Sanga Moses of Eco-fuel Africa, a 2014 GSBI® Accelerator graduate, learned last week that he had beaten out more than 1,800 applicants to win $1 million from Verizon's Powerful Answers Award.
The Verizon’s Powerful Answers Award is a year-long global challenge to discover and help bring to market technology-based solutions with the potential to change our world. The contest drew 1,870 submissions, with 40 finalists invited to pitch to officials in Palo Alto last year. Last week, Verizon announced four $1 million winners in the categories of education, healthcare, transportation and sustainability -- for which Eco-fuel Africa won.
Eco-fuel Africa, based in Kampala, Uganda, teaches farmers to turn agricultural waste like sugar cane stalks or coffee or rice husks into “bio-char” for the production of green charcoal and fertilizer for their land. Eco-fuel Africa distributes the green charcoal through a network of marginalized women, who re-sell them to end users for 30 percent less than traditional charcoal. The process improves the livelihoods of the farmers, women and customers, and also reduces deforestation in Uganda where nearly 75% of forests are already lost.
“Sanga Moses came to GSBI with a heartwarming story of lives being changed,” said his mentor during the 10-month program, Steven White. “His time in the program was spent elaborating the impact with clear metrics, refining the business model, and sharpening his pitch to impact investors. The result is a powerful human story combined with a tightly integrated, sustainable impact and business model.”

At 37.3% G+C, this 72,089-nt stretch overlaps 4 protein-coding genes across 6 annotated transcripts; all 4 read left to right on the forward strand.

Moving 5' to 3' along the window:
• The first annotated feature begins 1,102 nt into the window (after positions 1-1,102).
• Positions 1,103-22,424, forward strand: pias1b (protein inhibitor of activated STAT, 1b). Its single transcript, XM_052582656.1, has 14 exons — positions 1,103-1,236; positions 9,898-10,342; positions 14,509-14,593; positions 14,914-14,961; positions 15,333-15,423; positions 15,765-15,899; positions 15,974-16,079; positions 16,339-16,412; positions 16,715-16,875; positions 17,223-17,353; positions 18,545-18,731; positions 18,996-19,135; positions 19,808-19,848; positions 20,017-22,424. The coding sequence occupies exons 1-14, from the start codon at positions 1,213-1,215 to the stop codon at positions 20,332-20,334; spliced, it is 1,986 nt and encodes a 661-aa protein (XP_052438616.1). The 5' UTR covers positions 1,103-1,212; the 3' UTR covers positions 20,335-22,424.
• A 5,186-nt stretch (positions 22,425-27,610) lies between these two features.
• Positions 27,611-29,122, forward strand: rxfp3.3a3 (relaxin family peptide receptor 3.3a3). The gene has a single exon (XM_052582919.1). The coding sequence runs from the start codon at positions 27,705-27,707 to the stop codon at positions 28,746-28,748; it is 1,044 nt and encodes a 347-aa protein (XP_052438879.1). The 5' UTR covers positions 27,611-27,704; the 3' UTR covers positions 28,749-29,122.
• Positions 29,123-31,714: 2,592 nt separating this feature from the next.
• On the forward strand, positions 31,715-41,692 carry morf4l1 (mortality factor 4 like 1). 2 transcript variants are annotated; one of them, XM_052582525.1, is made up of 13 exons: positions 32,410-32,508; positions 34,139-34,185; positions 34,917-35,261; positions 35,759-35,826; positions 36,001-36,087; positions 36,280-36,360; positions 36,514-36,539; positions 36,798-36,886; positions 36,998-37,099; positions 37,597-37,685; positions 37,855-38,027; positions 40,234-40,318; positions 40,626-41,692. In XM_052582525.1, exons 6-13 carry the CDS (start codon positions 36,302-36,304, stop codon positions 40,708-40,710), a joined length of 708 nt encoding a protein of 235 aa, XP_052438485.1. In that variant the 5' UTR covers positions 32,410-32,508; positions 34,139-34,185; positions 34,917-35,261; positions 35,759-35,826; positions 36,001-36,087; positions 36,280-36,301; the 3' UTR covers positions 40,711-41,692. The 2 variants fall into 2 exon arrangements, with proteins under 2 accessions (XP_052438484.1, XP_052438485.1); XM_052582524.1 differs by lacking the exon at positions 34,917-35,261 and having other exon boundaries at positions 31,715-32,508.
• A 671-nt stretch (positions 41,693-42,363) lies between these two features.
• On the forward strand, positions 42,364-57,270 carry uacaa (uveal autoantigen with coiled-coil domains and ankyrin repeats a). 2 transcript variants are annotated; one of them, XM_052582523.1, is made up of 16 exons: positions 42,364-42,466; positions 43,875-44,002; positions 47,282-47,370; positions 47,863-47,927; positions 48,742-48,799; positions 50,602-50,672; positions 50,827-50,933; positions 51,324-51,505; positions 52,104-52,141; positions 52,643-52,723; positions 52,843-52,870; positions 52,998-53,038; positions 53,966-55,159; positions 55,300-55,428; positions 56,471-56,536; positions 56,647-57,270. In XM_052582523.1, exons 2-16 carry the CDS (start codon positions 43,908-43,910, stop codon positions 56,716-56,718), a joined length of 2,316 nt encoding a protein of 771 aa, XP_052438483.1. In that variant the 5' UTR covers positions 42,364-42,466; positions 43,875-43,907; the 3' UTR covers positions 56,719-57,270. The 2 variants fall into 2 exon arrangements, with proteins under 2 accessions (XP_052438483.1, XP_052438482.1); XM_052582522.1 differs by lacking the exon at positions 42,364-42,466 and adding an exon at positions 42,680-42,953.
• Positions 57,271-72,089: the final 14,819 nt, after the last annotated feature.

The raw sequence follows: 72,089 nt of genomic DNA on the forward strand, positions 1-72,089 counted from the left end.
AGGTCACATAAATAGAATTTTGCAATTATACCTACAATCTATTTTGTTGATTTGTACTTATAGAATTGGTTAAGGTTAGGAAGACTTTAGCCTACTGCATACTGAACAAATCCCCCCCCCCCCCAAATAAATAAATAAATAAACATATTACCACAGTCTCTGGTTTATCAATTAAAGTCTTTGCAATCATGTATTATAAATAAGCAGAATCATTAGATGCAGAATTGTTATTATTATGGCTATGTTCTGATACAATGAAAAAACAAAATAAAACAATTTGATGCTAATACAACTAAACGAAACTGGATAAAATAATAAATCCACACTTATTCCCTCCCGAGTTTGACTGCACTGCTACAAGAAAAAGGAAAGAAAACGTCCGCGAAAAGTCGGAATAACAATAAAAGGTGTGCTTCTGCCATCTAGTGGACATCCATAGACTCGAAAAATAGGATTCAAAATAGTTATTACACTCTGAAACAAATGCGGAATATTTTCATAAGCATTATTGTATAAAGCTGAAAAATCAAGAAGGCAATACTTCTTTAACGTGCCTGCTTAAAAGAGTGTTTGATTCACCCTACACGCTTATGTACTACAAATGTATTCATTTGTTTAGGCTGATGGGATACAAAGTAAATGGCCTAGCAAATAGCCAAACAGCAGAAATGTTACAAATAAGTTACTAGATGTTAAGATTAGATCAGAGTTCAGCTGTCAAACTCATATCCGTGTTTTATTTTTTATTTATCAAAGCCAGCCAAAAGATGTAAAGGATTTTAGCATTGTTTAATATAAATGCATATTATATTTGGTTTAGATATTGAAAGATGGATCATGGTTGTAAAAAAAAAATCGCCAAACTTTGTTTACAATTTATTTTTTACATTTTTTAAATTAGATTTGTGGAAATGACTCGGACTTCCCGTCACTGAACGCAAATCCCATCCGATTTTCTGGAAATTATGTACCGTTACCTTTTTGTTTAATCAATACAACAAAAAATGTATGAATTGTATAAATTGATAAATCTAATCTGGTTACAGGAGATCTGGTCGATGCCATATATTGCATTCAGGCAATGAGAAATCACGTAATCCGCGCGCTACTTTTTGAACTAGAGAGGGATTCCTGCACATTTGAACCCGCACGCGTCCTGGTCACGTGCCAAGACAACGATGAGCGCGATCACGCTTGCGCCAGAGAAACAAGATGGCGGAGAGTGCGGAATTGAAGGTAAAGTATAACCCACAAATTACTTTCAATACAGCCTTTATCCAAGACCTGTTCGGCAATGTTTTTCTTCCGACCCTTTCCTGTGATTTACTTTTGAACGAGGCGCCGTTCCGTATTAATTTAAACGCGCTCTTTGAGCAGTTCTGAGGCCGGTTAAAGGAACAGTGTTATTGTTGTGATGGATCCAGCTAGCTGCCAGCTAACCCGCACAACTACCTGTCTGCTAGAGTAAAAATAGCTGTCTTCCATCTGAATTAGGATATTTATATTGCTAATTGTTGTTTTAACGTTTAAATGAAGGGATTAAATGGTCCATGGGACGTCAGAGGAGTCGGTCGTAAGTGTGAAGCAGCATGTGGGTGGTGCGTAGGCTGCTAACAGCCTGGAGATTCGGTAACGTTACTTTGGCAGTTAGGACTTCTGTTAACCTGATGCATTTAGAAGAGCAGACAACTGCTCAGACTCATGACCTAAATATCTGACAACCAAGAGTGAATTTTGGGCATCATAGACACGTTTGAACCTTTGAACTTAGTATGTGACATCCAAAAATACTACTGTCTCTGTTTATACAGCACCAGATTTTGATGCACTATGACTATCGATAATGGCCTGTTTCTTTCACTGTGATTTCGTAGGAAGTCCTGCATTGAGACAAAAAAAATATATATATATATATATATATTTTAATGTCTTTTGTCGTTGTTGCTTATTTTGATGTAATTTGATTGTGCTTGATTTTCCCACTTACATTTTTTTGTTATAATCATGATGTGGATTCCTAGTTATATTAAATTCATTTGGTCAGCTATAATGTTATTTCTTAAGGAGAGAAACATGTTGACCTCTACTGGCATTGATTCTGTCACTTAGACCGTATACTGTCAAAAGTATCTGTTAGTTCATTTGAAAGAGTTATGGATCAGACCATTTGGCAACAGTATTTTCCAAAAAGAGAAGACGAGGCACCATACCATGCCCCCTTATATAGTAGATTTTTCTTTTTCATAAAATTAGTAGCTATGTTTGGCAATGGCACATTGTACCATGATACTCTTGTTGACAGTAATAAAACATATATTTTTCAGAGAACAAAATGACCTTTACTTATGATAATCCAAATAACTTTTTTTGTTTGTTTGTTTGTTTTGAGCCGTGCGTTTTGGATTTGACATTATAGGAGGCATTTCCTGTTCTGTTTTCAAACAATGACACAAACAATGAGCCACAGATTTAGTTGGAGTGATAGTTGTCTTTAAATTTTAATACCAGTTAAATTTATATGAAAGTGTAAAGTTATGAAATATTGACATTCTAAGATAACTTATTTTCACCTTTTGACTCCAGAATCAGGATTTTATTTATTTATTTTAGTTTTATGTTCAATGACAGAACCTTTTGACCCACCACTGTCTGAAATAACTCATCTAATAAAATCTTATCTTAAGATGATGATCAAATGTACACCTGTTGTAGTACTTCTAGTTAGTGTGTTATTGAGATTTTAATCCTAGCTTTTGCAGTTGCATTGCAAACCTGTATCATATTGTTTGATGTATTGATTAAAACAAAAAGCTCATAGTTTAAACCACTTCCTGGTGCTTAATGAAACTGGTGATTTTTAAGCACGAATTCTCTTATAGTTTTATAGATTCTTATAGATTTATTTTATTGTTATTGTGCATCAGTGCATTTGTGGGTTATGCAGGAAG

“We're so humbled here and very grateful to Verizon for their support,” said Moses, after learning of his award. He noted with thanks the assistance that the GSBI staff provided during the Accelerator, especially the investor pitch which he used in expanded form for Verizon’s competition.
“Thank you to the GSBI team. I will always be grateful to GSBI for all their support,” he said. “And yes, this will greatly improve our project,” he added.
“GSBI believes innovation and entrepreneurship can provide a path out of poverty. We help social enterprises, like Eco-fuel Africa, scale their ventures to positively impact many more people,” says Pamela Roussos, senior director of the GSBI.
“We were honored to work with Sanga as he strengthened his business model and effectively communicated his plan in a compelling way to impact investors such as Verizon. We will continue to support Sanga as Eco-fuel Africa grows in Uganda and throughout Sub-Saharan Africa” In its announcement, Verizon noted that “Eco-fuel Africa is committed to fueling an environmentally and financially sustainable Africa,”
The company noted that its green charcoal “reduces the rate of deforestation, creates sustainable local jobs, saves money and reduces indoor air pollution.”
“According to Eco-fuel Africa, 2 billion people across the globe depend on dirty and expensive wood-based fuels. As a result, 2 billion tons of biomass are burned each year, leading to unsustainable levels of deforestation and CO2 emissions,” Verizon noted.